Tip

Cover your tracks

In Windows 2000, if you modify a key or subkey in the registry that key or subkey stays expanded. So if you were to revisit the registry to perform some other job, the previous key or subkey would still be open. Some users could find this nothing more than an annoyance, because they then have to now "close off" the previous key. But it's more than an annoyance; there is also a security risk to worry about.

Let's say that you have an administrator account and password to access a dedicated workstation located in another department, and that your company policy states that you must give this account and password to senior personnel of that department. To try to keep that password secure, let's say that you hide the diskette and/or CDROM drive to prevent anyone from installing illegal software on this workstation. If someone were to acquire the admin account and password and were to invoke regedit the previous key would be displayed thereby exposing the key that you worked on to hide the drives.

Disabling write permissions for the LastKey subkey can prevent the previous key from being displayed. Here's how: (NOTE: make sure you have backed up the registry in case you make a mistake.)

  1. Load Regedit32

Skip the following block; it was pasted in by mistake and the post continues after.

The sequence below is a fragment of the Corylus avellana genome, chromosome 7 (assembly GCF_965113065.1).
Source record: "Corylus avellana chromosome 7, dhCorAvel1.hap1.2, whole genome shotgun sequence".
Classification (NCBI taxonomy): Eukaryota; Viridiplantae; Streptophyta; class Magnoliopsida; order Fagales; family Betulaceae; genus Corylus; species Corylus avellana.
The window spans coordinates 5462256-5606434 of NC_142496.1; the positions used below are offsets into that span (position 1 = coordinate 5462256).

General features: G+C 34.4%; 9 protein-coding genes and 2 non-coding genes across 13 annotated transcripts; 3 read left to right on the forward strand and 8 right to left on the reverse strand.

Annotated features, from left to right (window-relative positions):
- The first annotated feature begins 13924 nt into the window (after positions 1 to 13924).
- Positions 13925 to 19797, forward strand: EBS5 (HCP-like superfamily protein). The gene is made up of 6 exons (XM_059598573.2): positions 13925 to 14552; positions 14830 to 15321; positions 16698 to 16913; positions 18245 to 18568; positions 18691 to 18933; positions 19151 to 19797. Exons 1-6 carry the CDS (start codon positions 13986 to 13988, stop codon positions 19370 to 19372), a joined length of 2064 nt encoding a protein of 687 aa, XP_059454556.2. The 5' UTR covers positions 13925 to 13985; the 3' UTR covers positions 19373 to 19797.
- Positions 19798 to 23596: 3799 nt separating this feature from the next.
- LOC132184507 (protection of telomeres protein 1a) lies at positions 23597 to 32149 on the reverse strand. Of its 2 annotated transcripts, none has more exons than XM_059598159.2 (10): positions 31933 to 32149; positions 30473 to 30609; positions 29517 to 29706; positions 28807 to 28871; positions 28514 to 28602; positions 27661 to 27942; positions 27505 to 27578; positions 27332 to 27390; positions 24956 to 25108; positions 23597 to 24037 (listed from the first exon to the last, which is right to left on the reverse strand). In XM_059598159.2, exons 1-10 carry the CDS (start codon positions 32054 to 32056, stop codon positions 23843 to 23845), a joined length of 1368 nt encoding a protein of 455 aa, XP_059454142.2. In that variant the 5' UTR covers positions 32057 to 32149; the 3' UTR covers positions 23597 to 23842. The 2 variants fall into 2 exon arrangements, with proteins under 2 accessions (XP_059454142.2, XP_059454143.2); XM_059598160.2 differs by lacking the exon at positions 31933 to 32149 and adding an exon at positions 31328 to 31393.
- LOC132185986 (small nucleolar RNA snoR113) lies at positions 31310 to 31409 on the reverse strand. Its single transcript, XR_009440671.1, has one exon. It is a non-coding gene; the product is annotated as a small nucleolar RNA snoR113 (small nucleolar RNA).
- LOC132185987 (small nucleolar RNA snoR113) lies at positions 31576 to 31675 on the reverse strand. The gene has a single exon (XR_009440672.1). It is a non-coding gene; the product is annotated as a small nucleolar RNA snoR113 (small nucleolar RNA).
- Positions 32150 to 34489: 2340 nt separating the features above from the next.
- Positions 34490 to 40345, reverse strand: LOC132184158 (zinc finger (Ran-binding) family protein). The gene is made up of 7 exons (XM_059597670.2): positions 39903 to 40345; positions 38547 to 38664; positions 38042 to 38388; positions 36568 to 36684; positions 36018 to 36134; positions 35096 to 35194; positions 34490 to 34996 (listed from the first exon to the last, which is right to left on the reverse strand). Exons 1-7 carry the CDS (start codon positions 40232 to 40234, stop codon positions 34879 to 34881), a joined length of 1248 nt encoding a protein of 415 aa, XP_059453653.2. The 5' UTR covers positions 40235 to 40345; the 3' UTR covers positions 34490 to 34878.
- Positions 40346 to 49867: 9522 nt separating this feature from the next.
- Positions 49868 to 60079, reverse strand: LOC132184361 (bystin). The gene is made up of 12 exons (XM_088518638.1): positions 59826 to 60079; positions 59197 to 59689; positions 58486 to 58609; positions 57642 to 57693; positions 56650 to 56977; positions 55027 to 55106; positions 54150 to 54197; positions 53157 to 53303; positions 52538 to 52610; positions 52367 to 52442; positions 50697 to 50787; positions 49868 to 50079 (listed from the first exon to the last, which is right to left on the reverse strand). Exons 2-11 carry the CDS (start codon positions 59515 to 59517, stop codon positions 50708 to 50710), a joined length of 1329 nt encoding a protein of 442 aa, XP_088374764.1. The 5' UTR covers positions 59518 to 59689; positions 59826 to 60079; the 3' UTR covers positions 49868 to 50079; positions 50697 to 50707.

2. Go to HKEY_CURRENT_USERSoftwareMicrosoftWindowsCurrentVersionAppletsRegedit

  3. Double-Click LastKey value. Then delete the entry in the string box. Thereby creating

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  1. an empty string. Click OK.

  2. Repeat Step 1.

  3. Go to Security, and then select Permissions.

  4. Click Advanced to open the Access Control Settings dialog Box. Select the admin account, and then click View/Edit. Select Deny beside. Set Value and then click OK.

  5. Ensure that the option Reset Permissions On All Child Objects (Located In the Access Control Settings For Regedit) is NOT Selected.

Adesh Rampat has 10 years experience with network and IT administration. He is a member of the Association Of Internet Professionals, the Institute For Network Professionals, and the International Webmasters Association. He has also lectured extensively on a variety of topics.


This was first published in October 2002

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